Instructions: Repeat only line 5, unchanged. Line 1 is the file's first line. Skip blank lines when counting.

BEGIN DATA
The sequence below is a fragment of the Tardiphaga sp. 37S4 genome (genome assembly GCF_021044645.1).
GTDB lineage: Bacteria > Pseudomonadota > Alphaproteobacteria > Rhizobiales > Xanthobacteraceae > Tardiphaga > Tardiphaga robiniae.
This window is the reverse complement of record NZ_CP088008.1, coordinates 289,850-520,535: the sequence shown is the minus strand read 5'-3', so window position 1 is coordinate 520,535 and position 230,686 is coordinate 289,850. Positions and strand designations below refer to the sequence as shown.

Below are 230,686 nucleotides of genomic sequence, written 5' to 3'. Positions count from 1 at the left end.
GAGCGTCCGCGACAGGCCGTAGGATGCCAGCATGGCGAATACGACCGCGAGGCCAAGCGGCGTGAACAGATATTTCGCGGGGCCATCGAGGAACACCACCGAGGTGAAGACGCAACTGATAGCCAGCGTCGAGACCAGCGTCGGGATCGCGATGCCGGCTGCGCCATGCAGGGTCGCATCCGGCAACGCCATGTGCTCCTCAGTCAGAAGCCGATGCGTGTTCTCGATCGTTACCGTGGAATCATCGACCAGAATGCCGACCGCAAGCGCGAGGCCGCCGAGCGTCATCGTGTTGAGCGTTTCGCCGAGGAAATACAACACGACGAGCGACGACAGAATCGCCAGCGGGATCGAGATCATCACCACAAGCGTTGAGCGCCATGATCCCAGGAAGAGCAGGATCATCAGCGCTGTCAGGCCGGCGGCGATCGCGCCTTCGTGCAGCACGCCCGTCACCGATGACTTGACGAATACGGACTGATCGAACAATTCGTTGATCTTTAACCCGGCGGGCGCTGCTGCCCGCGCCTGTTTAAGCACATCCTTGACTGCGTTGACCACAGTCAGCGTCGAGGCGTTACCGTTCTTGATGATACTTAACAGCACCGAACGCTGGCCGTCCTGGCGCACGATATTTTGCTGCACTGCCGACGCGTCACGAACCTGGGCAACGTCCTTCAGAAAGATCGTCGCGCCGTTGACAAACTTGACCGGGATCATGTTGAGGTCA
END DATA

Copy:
GAGCGTCCGCGACAGGCCGTAGGATGCCAGCATGGCGAATACGACCGCGAGGCCAAGCGGCGTGAACAGATATTTCGCGGGGCCATCGAGGAACACCACCGAGGTGAAGACGCAACTGATAGCCAGCGTCGAGACCAGCGTCGGGATCGCGATGCCGGCTGCGCCATGCAGGGTCGCATCCGGCAACGCCATGTGCTCCTCAGTCAGAAGCCGATGCGTGTTCTCGATCGTTACCGTGGAATCATCGACCAGAATGCCGACCGCAAGCGCGAGGCCGCCGAGCGTCATCGTGTTGAGCGTTTCGCCGAGGAAATACAACACGACGAGCGACGACAGAATCGCCAGCGGGATCGAGATCATCACCACAAGCGTTGAGCGCCATGATCCCAGGAAGAGCAGGATCATCAGCGCTGTCAGGCCGGCGGCGATCGCGCCTTCGTGCAGCACGCCCGTCACCGATGACTTGACGAATACGGACTGATCGAACAATTCGTTGATCTTTAACCCGGCGGGCGCTGCTGCCCGCGCCTGTTTAAGCACATCCTTGACTGCGTTGACCACAGTCAGCGTCGAGGCGTTACCGTTCTTGATGATACTTAACAGCACCGAACGCTGGCCGTCCTGGCGCACGATATTTTGCTGCACTGCCGACGCGTCACGAACCTGGGCAACGTCCTTCAGAAAGATCGTCGCGCCGTTGACAAACTTGACCGGGATCATGTTGAGGTCA